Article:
The Great American Race: Prohibition and Fast Cars

The Great American Race: Prohibition and Fast Cars

February 20, 2017 Off By tailgatesports

Sunday, February 26 will mark the date of the 59th Annual Daytona 500. A 500 mile race across a trioval track between 43 cars going over 200 miles per hour. The drivers need to be in tip-top condition with split-second reaction times in this high-octane event on the beaches of Florida. The National Association for Stock Car Auto Racing holds this race, its biggest event, as the first race of the their season. Even though there are plenty of people who aren’t big fans of the sport, I do need to recommend watching the finishes of a few Daytona races (you might actually enjoy NASCAR a little bit more by watching these finishes, and I’ll add some youtube links at the bottom of the article). Even though everyone is aware of NASCAR, and most people are aware of the Daytona race, there are plenty of people that are completely unaware of the organization’s origins.

Now the origins of some sports or sports items can be interesting or funny. For example, a well-known fact is that frisbee discs were originally pie dishes. Basketball was invented as a safer alternative to football for an 1890’s gym class. Hockey was invented by some bored French guards up near Montreal in the 1800’s. American automobile racing probably has my favorite story of them all however. The reason we have NASCAR today is simply due to the supposed ‘evils’ of alcohol.

The year is 1920. Prohibition has just started in the United States and people across the Carolinas, northern Georgia, and Alabama began to run bootleg whiskey operations. Using speakeasies to sell alcohol out of, there needed to be some way to get the various types of alcohol to these underground bars. At the time, cars were becoming more and more popular throughout the country and were used as the primary way to transport the illegal alcohol. However, problems soon arose, as the coppers began to catch more and more of the illegal alcohol carriers. So, the bootleggers decided to modify their rides to make them faster and more powerful. Cars got faster, engines got bigger, and the bootleggers soon got to be competitive. They began to outrun more and more of the police officers and got real cocky about how great their automobiles were. Seeing as how there was a huge network of bootleggers and booze-runners across the Appalachian region, there became a small series of street-races between people who claimed their car was the fastest of them all. Eventually, Prohibition got repealed in 1933, leaving these bootleggers with a lot of time on their hands (they still transported various types of moonshine across the southern states). So, a large group of these guys organized a race at Daytona Beach, Florida. Daytona at the time was a common place to set land speed records, so it seemed as though it was perfect. Taking the fastest cars to the fastest place in the world sounded pretty cool, and quite frankly badass, so crowds began to show up. Eventually, people began to start building cars specifically for racing, and drivers got sponsors. This continued to build up and now we have what we know today as NASCAR’s Daytona 500 at the Daytona Speedway. Today, NASCAR has the most Fortune 500 companies sponsoring it and is one of the most viewed television sports in the country (mostly in the south, but it’s still fairly popular across other regions). Hopefully, this year’s race is just as good, if not better than some of the events we have seen this sport give us. Below are a few highlights from previous Daytona races:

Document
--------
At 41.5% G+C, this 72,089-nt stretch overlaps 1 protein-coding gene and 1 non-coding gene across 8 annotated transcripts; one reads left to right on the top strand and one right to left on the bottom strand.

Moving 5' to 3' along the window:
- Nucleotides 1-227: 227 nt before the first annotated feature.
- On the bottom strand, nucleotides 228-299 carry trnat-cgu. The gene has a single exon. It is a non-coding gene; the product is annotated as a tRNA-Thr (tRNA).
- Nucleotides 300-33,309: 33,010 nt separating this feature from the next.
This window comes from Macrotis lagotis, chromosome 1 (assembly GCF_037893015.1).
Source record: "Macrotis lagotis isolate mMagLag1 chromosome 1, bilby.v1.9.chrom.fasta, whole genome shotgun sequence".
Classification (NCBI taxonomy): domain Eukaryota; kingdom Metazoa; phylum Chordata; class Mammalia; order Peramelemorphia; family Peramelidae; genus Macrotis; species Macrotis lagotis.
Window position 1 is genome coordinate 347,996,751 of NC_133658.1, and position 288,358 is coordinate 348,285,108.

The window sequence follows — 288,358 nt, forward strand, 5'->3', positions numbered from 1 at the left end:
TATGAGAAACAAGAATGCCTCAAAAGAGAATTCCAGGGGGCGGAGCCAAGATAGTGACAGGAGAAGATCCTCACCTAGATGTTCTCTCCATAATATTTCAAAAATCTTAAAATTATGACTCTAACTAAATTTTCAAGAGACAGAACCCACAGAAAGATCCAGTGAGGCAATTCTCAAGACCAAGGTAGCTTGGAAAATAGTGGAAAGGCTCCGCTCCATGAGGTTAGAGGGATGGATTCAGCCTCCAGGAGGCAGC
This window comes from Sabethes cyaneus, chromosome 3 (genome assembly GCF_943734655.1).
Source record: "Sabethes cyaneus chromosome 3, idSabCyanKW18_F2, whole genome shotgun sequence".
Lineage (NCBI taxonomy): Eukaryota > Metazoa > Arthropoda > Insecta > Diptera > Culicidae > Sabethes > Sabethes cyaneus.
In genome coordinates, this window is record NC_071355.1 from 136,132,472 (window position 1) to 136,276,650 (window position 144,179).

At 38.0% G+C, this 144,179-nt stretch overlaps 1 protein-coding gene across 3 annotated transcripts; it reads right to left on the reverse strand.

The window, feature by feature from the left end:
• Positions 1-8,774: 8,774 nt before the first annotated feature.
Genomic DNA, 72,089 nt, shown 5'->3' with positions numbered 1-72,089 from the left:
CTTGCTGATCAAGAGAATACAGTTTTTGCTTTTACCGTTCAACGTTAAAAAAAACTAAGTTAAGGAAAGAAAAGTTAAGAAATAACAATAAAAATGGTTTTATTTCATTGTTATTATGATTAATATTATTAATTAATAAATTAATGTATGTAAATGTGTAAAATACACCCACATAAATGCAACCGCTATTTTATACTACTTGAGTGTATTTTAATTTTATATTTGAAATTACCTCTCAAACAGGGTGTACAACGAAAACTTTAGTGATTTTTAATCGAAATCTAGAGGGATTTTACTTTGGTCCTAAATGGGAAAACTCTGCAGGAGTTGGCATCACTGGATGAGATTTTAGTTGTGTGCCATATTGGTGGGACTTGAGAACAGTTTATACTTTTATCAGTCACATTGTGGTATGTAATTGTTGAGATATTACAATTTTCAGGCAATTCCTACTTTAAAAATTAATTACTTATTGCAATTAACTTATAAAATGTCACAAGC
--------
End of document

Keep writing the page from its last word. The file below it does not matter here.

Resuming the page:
Written by Rick Wronski